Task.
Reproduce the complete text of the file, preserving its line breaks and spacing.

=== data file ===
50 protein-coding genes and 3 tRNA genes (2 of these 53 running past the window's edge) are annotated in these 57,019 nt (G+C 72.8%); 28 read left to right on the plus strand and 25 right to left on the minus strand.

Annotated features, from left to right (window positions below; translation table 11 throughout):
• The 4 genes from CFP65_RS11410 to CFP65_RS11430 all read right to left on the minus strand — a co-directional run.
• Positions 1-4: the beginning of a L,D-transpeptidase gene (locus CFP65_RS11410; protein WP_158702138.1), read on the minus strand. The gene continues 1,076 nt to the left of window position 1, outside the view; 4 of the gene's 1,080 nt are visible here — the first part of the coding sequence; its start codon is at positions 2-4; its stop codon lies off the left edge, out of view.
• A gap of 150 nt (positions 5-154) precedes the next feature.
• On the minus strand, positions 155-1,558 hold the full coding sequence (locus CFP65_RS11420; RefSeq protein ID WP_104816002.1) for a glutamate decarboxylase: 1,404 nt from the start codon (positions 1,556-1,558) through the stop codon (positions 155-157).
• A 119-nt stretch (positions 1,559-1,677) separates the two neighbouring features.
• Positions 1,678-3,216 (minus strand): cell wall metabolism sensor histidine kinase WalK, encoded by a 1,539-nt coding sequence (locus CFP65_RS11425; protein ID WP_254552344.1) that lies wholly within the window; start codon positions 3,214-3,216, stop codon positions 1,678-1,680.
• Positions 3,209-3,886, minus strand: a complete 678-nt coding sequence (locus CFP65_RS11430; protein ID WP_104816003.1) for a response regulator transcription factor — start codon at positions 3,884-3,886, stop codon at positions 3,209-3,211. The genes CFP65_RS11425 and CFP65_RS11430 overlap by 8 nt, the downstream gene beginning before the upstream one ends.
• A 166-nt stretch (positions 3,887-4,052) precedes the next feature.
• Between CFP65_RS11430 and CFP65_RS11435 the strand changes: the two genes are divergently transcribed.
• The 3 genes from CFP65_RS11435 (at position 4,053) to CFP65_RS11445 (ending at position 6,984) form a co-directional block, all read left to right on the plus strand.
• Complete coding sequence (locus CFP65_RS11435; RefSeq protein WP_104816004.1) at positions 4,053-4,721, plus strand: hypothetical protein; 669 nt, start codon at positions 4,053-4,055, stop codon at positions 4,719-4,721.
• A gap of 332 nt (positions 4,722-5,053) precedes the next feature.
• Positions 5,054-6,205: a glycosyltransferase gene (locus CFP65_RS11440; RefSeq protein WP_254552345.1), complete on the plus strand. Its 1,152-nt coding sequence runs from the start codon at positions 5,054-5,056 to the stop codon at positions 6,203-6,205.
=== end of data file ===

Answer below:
50 protein-coding genes and 3 tRNA genes (2 of these 53 running past the window's edge) are annotated in these 57,019 nt (G+C 72.8%); 28 read left to right on the plus strand and 25 right to left on the minus strand.

Annotated features, from left to right (window positions below; translation table 11 throughout):
• The 4 genes from CFP65_RS11410 to CFP65_RS11430 all read right to left on the minus strand — a co-directional run.
• Positions 1-4: the beginning of a L,D-transpeptidase gene (locus CFP65_RS11410; protein WP_158702138.1), read on the minus strand. The gene continues 1,076 nt to the left of window position 1, outside the view; 4 of the gene's 1,080 nt are visible here — the first part of the coding sequence; its start codon is at positions 2-4; its stop codon lies off the left edge, out of view.
• A gap of 150 nt (positions 5-154) precedes the next feature.
• On the minus strand, positions 155-1,558 hold the full coding sequence (locus CFP65_RS11420; RefSeq protein ID WP_104816002.1) for a glutamate decarboxylase: 1,404 nt from the start codon (positions 1,556-1,558) through the stop codon (positions 155-157).
• A 119-nt stretch (positions 1,559-1,677) separates the two neighbouring features.
• Positions 1,678-3,216 (minus strand): cell wall metabolism sensor histidine kinase WalK, encoded by a 1,539-nt coding sequence (locus CFP65_RS11425; protein ID WP_254552344.1) that lies wholly within the window; start codon positions 3,214-3,216, stop codon positions 1,678-1,680.
• Positions 3,209-3,886, minus strand: a complete 678-nt coding sequence (locus CFP65_RS11430; protein ID WP_104816003.1) for a response regulator transcription factor — start codon at positions 3,884-3,886, stop codon at positions 3,209-3,211. The genes CFP65_RS11425 and CFP65_RS11430 overlap by 8 nt, the downstream gene beginning before the upstream one ends.
• A 166-nt stretch (positions 3,887-4,052) precedes the next feature.
• Between CFP65_RS11430 and CFP65_RS11435 the strand changes: the two genes are divergently transcribed.
• The 3 genes from CFP65_RS11435 (at position 4,053) to CFP65_RS11445 (ending at position 6,984) form a co-directional block, all read left to right on the plus strand.
• Complete coding sequence (locus CFP65_RS11435; RefSeq protein WP_104816004.1) at positions 4,053-4,721, plus strand: hypothetical protein; 669 nt, start codon at positions 4,053-4,055, stop codon at positions 4,719-4,721.
• A gap of 332 nt (positions 4,722-5,053) precedes the next feature.
• Positions 5,054-6,205: a glycosyltransferase gene (locus CFP65_RS11440; RefSeq protein WP_254552345.1), complete on the plus strand. Its 1,152-nt coding sequence runs from the start codon at positions 5,054-5,056 to the stop codon at positions 6,203-6,205.